Now all roads lead to France and heavy is the tread
Of the living; but the dead returning lightly dance.
Edward Thomas, Roads

Sunday, July 31, 2016

Don't Give Up on the Italian Front!

Dear Readers,

When you operate a blog like Roads to the Great War, you have access to a lot of statistics.  I've been going over ours and have discovered a pattern I found a bit dismaying: whenever we publish an article about the Italian Front our readership dropped. [This could not possibly be connected to my including a photo of myself in the last article on the war in Italy, could it?] I'm also a little concerned that we are not getting any news accounts about centennial commemorations regarding the Italian Front here in the States.

I hope you will continue reading our postings on the subject. The war on the Italian Front is another dimension of the endlessly interesting War to End All Wars [NOT]. Here is a panel that makes the case I did for our La Grande Guerra website back when the Internet was the hot new thing.  


Your Faithful Editor

P.S.  If this succeeds in stoking your interest, try entering "Italian Front" in the little search box at the top of the page.  You'll see a list of over two dozen articles we have published the past three years.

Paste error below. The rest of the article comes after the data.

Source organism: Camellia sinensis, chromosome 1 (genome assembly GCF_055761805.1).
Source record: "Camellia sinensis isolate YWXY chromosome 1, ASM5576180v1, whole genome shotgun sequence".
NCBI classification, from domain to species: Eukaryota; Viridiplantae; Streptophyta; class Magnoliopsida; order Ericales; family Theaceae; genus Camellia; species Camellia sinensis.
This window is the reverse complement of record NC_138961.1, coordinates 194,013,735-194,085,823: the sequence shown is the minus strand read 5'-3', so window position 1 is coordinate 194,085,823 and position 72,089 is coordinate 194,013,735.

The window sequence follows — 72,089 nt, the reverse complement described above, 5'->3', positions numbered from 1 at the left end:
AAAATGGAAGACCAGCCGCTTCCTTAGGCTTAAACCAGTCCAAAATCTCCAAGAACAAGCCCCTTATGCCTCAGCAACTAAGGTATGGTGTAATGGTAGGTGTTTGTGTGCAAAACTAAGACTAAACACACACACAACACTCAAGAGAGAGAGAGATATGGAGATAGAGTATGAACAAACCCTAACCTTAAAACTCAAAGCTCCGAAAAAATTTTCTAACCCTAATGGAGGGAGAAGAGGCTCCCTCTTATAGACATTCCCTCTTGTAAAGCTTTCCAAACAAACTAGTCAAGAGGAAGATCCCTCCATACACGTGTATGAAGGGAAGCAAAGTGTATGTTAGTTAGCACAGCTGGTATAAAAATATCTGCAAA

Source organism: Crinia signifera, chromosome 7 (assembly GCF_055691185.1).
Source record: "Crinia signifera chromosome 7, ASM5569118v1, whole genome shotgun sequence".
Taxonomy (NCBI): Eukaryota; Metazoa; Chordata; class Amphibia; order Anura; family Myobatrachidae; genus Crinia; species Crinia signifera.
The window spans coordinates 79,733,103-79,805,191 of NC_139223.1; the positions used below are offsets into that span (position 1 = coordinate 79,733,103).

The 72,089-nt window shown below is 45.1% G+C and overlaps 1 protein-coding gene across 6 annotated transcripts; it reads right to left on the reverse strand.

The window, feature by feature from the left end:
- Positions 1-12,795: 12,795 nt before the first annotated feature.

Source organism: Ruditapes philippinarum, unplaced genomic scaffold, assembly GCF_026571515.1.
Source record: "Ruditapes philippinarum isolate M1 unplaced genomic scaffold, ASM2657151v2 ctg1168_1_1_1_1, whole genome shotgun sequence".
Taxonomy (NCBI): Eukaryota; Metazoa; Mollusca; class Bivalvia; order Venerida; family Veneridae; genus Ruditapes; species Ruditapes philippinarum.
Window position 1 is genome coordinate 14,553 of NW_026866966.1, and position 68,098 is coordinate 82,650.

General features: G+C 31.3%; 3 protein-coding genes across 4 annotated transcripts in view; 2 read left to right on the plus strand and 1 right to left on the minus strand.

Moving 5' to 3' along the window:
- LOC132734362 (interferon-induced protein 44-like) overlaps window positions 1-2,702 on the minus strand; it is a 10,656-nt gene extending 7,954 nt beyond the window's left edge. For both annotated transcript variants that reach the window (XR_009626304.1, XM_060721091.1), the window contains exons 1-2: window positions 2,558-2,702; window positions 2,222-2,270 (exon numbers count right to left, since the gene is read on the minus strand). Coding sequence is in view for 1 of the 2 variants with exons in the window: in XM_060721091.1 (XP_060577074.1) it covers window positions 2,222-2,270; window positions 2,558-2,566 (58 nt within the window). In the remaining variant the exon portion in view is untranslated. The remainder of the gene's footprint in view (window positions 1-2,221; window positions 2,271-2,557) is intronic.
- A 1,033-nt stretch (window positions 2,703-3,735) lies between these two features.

Saturday, July 30, 2016

Recommended: The Coolest World War I Graphics on the Internet

Ngā Tapuwae - New Zealand First World War Trails

Possibly the most original WWI commemorative sites I have run across is Ngā Tapuwae (The Footprints in Maori) which allows visitors to follow the New Zealand experience at Gallipoli and on the Western Front. The presentation is multi-media, conventional website, and Facebook with apps of all types and downloadable PDF-formatted printable versions available.  

Ngā Tapuwae contains a lot of factual information, but it is absolutely masterful at using graphic arts of all kinds, photos, paintings, charts, and maps to convey information.

One of the its best visual aspects is  the absolutely smashing (and highly informative) collection of illustrated panels used to enhance the experience. Although I'm not a big fan of Facebook, if you know about New Zealand's battles in the Great War already, just scrolling through Ngā Tapuwae's Facebook photo section is a visual feast.

Click on Image to Enlarge Panel

Visit the main site at:


Friday, July 29, 2016

Why Was Billy Mitchell Court Martialed?

By Kimball Worcester
Mitchell the Aviation Hero